The domestic economic calendar is on the thin side this week,
though the second quarter earnings season gets into the spotlight
) release later this afternoon. Early signs indicate that the
earnings cycle may have run its course, with revenue gains hard to
come by in a slowing global economy and margins already topped out.
We will know for sure in the coming days as the earnings season
gets into high gear, but the initial reports and pre-announcements
seem to indicate that earnings growth may not be available as a
reliable prop for the market anymore. The softening earnings
picture will likely get added to the market's existing worry list
of Europe, China and the questionable domestic economic scene.
With respect to Europe, finance officials are meeting today to
hammer out details of the agreement announced in the last Euro-zone
summit a few days back. The market is getting nervous on lack of
follow-through progress, particularly with respect to the
agreement's banking sector provisions.
Moving towards joint banking supervision is the stated Euro-zone
goal, but hardly anyone expects the path leading there to be
without twists and turns. And the related anxieties have started
showing up in the region's government bond yields, with Spain and
Italy's yields inching back up in the wrong direction.
Europe is not the sole global issue weighing on the equity
markets; the evolving outlook for the Chinese economy is equally if
not more significant. The Chinese prime minister's statement about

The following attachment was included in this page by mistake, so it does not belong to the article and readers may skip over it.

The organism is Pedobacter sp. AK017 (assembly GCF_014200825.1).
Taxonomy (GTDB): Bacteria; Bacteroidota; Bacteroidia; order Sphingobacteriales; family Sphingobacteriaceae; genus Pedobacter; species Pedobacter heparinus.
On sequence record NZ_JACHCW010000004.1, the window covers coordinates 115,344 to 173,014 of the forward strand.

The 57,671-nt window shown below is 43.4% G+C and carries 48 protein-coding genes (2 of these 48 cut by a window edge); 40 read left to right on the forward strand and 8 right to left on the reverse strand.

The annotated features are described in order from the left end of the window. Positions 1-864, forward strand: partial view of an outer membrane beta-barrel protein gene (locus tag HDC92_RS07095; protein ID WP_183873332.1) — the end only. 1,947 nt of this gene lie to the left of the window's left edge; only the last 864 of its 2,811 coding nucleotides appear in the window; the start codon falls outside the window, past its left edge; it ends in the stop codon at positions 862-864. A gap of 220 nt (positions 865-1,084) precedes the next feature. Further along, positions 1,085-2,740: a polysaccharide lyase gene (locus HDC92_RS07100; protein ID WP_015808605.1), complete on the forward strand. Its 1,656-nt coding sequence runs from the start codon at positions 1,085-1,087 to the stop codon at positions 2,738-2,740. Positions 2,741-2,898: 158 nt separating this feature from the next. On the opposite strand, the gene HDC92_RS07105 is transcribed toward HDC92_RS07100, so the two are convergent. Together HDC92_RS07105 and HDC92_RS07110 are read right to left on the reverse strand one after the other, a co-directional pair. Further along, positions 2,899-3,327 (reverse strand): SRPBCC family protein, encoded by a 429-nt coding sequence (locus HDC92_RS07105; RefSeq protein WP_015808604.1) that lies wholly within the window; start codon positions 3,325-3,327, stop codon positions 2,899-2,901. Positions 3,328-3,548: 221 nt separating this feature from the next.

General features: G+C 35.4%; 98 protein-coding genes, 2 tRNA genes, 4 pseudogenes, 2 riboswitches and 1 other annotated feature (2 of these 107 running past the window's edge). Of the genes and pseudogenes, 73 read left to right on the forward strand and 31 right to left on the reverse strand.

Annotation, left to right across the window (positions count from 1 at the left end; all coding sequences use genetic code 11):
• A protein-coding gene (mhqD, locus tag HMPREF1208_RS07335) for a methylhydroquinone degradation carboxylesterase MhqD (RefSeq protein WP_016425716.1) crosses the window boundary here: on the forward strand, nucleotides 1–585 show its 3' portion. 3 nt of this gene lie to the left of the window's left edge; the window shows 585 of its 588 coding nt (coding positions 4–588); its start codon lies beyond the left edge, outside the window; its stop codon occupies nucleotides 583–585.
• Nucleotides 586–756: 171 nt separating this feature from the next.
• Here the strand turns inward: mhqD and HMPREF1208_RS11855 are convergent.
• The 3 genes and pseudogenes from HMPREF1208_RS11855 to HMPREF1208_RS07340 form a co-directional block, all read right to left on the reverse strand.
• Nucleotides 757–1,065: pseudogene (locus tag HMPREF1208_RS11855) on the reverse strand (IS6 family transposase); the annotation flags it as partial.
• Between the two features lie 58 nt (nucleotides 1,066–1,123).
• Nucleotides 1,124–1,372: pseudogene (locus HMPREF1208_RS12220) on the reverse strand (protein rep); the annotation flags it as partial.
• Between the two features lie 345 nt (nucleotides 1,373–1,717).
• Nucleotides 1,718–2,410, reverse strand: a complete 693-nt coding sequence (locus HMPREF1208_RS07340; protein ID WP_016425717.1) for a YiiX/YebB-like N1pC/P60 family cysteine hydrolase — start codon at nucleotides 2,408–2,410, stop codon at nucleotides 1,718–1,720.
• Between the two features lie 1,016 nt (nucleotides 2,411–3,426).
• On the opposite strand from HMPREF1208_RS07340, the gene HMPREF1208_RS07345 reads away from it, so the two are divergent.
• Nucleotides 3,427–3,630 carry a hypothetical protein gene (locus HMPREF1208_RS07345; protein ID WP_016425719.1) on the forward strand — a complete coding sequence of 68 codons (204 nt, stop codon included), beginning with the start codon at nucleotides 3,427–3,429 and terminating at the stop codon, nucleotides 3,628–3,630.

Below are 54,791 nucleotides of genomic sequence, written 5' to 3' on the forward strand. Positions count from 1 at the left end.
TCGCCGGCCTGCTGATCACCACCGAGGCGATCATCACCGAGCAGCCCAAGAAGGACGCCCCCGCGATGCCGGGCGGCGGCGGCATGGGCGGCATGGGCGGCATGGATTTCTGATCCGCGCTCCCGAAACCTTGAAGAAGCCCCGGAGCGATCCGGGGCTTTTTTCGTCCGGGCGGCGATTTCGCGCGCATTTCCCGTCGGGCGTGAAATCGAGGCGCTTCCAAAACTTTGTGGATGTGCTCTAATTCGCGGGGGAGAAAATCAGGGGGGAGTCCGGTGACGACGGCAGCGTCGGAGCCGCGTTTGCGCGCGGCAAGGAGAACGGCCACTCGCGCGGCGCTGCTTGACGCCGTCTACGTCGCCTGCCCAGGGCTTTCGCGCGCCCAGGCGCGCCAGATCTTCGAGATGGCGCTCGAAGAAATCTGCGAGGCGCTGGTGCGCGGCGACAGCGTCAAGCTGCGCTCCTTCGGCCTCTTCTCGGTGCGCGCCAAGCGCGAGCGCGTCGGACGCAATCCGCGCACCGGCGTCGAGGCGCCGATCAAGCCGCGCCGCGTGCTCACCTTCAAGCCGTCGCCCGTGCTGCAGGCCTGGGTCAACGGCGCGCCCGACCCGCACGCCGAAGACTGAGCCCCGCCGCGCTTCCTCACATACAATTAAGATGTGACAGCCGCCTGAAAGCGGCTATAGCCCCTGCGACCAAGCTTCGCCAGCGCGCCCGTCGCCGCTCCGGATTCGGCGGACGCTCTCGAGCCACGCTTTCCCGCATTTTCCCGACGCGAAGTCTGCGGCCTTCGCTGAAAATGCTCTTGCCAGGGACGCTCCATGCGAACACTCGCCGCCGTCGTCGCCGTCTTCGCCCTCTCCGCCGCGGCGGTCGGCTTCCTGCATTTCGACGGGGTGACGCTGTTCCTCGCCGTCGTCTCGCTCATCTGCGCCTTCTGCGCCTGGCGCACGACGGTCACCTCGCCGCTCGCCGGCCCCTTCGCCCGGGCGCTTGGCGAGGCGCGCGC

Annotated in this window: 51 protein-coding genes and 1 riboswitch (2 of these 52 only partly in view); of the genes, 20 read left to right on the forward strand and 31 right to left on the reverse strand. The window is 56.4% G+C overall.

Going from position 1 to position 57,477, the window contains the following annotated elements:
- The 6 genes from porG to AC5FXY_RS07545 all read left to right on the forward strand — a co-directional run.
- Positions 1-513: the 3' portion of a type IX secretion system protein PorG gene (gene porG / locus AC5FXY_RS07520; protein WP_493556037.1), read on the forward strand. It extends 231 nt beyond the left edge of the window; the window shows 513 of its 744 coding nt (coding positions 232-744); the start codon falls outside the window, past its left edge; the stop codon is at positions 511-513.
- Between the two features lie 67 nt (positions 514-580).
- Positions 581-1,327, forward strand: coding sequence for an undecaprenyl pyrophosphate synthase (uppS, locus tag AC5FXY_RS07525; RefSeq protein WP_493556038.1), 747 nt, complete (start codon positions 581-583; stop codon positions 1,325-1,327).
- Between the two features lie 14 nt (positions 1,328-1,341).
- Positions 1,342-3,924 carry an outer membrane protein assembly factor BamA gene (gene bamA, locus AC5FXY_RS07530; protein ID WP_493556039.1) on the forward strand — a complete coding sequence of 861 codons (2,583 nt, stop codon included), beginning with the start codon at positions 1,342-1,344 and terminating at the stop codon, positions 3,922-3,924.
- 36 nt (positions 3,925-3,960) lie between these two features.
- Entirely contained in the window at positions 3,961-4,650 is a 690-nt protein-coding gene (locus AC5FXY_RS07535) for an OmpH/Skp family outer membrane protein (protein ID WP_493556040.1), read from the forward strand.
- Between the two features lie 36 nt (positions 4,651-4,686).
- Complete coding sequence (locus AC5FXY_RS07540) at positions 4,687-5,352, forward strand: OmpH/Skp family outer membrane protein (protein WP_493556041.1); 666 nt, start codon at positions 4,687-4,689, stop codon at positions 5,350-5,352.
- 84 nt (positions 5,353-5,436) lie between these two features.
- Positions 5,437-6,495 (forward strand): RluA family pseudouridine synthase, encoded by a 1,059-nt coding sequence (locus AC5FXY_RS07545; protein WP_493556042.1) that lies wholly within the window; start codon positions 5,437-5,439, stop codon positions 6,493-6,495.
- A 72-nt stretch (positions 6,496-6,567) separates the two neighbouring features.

the economy over the weekend seems to confirm some of the concerns
raised by last week's surprise rate cut by the central bank, the
second in less than a month. The decline in inflationary pressures,
as confirmed by this morning's inflation reading, indicates that
the Chinese central bank could afford to get more aggressive in its
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We will know the extent of Chinese slowdown later this week -- the
second quarter GDP report comes out on Friday. The current
consensus expectation of 7.6% growth in the second quarter will be
its weakest reading since early 2009. It is perhaps not
unreasonable to see downside risks to Friday's growth number in
light of last week's interest rate cut and the weekend comment from
the prime minister.
On the home front, the market will be keeping a close eye on the
Fed to handicap the odds for further QE following the latest run
of weak economic reports. Minutes of the Fed's June meeting
coming out Wednesday afternoon will be of particular interest in
that respect. The earnings season will get into high gear from next
week onwards, but results from
) after the close on Thursday and
) Friday morning will give us some flavor of things to come.
(This article was originally published as
Ahead of Wall Street - July 9, 2012.)